Home Debt instrument What is a financial instrument? Understand these building blocks of investment

What is a financial instrument? Understand these building blocks of investment


Assets are traded in the market and take many forms, some common and others more complex

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Financial instruments have a musical name, but no, they’re not money-spitting trumpets. Instead, they play an important role in the flow of money in the economy.

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At the grassroots level, financial instruments are monetary contracts between individuals or organizations that the parties can trade in the open market. Assets take many forms and are categorized in two ways: by type and by asset class.

The two types of financial instruments:

  • Treasury instruments – Deposits and loans, commodities, foreign currencies and securities, such as stocks and bonds.
  • Derivative instruments – Futures, options, swaps and forwards, and assets that get – or derive – their value from the underlying asset they represent. These assets can include commodities and precious metals, including silver and gold, as well as treasury instruments, such as currencies, stocks and bonds.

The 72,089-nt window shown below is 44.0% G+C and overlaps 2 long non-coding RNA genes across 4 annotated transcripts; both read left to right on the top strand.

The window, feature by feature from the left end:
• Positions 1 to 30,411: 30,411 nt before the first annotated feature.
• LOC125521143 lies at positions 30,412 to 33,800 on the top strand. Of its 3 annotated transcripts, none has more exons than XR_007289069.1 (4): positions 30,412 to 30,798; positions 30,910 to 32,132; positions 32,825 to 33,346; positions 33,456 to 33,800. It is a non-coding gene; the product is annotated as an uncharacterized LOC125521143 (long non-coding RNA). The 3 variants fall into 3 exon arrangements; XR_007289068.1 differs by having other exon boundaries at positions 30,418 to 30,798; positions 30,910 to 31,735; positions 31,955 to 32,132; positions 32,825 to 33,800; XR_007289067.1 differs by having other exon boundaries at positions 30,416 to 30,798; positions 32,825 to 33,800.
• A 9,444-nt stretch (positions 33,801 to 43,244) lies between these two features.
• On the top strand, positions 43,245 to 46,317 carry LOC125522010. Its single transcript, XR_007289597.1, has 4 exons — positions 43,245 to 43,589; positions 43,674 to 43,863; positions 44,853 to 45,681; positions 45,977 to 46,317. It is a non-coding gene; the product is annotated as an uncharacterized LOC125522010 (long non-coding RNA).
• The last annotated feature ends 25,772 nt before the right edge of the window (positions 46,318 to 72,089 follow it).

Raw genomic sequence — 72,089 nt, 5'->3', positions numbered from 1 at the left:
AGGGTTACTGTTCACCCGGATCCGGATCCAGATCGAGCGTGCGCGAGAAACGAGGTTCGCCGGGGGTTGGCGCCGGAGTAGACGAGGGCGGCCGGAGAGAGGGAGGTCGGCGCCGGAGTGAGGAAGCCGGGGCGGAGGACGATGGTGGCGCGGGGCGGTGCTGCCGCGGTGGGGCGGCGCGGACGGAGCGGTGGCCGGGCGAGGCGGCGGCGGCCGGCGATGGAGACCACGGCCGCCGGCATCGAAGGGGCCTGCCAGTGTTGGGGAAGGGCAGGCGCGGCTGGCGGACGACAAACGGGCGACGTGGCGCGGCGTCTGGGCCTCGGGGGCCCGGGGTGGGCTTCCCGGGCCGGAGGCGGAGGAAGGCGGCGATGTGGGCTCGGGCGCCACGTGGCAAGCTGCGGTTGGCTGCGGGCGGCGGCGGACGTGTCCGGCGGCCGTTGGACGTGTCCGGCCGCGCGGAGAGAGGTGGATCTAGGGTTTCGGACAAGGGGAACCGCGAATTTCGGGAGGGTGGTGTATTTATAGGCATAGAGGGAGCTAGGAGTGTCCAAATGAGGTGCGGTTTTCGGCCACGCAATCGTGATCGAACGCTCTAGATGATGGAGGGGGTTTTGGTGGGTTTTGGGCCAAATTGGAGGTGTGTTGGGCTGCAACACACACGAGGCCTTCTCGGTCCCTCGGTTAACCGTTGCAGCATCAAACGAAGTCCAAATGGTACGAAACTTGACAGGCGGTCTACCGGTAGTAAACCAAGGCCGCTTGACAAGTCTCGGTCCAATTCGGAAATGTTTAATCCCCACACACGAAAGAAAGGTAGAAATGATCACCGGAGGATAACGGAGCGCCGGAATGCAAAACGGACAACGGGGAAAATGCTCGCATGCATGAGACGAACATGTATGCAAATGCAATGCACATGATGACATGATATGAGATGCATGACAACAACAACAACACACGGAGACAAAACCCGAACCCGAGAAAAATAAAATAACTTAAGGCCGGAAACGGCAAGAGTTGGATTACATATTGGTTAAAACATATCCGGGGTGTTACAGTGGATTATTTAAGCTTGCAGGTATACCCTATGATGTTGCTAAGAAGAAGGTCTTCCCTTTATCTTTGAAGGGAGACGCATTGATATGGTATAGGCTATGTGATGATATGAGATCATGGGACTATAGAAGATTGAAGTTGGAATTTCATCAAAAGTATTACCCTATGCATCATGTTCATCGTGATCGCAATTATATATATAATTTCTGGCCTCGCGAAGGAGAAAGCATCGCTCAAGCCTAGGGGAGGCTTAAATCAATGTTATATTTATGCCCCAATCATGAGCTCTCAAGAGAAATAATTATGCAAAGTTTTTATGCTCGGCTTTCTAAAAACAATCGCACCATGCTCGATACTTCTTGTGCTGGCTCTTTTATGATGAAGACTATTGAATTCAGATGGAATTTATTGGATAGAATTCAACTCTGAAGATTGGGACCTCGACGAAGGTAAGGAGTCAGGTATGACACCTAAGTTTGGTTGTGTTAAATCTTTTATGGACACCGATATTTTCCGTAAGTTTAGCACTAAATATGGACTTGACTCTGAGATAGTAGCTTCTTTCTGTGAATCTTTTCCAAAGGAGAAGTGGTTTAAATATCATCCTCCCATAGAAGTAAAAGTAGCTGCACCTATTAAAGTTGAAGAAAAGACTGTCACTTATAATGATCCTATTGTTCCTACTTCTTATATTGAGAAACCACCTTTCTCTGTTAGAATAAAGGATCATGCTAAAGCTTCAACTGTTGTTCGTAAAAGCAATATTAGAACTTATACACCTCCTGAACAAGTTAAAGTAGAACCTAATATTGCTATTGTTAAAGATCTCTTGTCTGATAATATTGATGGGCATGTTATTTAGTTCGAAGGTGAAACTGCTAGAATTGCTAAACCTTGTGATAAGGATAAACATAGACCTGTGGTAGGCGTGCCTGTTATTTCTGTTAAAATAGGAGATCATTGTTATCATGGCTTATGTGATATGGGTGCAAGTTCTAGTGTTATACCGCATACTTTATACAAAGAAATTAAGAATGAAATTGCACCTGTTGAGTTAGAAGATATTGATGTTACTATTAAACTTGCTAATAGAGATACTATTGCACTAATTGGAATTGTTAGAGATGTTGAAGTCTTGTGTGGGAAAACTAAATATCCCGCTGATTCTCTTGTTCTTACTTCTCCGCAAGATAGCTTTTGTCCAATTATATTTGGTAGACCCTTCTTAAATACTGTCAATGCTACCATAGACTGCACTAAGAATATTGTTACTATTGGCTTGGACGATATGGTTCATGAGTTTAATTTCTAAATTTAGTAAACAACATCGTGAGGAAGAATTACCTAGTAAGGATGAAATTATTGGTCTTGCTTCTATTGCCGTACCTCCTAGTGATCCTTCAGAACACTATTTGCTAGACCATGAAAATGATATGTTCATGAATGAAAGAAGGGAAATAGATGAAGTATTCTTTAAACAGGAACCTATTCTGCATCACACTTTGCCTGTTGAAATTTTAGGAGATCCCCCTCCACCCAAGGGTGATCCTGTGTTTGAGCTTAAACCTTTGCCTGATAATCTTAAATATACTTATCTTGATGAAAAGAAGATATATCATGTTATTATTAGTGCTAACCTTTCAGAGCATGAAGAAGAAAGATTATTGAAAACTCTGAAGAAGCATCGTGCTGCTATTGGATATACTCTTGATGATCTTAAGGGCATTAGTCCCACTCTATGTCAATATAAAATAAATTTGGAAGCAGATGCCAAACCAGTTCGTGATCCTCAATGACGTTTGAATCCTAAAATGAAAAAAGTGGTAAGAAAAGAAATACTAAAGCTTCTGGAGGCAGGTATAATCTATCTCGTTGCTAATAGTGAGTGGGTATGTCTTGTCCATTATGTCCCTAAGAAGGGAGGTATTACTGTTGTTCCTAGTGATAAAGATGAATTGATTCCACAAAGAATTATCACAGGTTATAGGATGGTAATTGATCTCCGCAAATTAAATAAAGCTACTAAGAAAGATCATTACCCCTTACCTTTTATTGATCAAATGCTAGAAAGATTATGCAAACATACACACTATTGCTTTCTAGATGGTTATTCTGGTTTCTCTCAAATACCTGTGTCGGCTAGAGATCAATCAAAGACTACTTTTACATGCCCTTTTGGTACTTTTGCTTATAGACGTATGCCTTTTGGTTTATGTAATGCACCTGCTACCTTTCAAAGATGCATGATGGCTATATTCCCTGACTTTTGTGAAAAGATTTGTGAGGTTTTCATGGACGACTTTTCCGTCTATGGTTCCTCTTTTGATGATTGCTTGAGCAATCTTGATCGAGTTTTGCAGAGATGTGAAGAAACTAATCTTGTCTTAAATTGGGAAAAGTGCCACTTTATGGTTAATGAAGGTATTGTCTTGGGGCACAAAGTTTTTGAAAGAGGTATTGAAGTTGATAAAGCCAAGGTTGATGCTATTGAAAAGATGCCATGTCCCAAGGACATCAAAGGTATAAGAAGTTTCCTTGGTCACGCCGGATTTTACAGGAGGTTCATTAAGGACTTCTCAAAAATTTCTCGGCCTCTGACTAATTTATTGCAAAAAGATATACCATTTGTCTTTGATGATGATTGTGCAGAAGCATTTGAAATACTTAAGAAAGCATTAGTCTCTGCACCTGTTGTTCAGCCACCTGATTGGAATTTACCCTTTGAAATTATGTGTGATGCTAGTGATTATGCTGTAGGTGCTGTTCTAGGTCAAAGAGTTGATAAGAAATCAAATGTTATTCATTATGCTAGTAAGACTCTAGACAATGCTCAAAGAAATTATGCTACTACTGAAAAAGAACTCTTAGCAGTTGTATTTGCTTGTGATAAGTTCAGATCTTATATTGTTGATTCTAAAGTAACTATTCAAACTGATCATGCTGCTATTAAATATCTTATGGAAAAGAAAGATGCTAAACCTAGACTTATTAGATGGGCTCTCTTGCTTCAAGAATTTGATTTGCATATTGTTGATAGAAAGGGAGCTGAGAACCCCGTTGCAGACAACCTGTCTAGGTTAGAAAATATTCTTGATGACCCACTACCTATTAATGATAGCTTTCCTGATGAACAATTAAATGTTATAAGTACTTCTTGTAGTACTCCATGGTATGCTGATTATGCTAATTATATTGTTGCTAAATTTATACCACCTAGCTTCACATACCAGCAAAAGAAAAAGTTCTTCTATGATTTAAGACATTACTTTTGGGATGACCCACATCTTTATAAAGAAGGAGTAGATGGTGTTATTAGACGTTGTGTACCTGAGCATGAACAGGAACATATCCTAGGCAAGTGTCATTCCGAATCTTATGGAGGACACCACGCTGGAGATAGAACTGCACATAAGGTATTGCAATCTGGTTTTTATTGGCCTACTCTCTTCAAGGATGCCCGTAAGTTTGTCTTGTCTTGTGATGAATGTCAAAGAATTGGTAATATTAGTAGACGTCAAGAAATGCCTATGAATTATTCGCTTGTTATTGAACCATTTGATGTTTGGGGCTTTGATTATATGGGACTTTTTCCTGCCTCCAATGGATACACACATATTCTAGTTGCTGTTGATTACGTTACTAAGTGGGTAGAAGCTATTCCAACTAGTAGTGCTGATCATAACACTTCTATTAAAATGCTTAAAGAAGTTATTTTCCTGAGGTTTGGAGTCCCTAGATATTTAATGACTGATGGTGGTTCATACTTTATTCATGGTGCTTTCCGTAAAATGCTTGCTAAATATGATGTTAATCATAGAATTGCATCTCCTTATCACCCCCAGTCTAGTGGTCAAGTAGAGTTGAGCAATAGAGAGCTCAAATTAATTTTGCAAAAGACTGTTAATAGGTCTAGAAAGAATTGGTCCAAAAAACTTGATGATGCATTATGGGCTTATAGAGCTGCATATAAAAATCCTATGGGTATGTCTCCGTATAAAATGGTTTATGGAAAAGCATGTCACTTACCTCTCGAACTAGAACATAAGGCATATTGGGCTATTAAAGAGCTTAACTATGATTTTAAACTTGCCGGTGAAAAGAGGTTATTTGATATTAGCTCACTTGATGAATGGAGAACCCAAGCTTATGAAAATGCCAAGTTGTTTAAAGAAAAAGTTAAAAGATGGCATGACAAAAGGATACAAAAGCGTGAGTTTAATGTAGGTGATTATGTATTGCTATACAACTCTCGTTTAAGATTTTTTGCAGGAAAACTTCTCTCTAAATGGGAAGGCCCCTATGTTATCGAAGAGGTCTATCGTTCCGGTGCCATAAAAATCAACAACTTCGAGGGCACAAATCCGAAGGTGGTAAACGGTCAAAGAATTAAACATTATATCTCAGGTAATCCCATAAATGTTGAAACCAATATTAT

The two asset classes for financial instruments:

  • Equity-based financial instruments – Provide their owners with a stake in a business. Most common example: actions, both common and preferred.
  • Debt instruments – Involve loans with interest. Examples: mortgages, bonds, leases and notes.

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Most investors tend to get involved in financial instruments by purchasing cash, including bonds, stocks and guaranteed investment certificates, or shares of an exchange traded fund or real estate investment trust. .

Investing in derivatives, such as stock options and futures, is more complex because the contracts involved may require investors to buy or sell assets at predetermined times and prices, regardless of their actual market value at the end of the contract.

Some derivatives can be difficult for investors to access because they are not sold on a centralized exchange, such as the Toronto Stock Exchange. For this reason, they are called over-the-counter derivatives and you would need to work with a broker who specializes in these products.

Even if you didn’t know the definition of financial instruments until today, you’ve probably been playing them since you first started investing.

This article provides information only and should not be construed as advice. It is provided without warranty of any kind.


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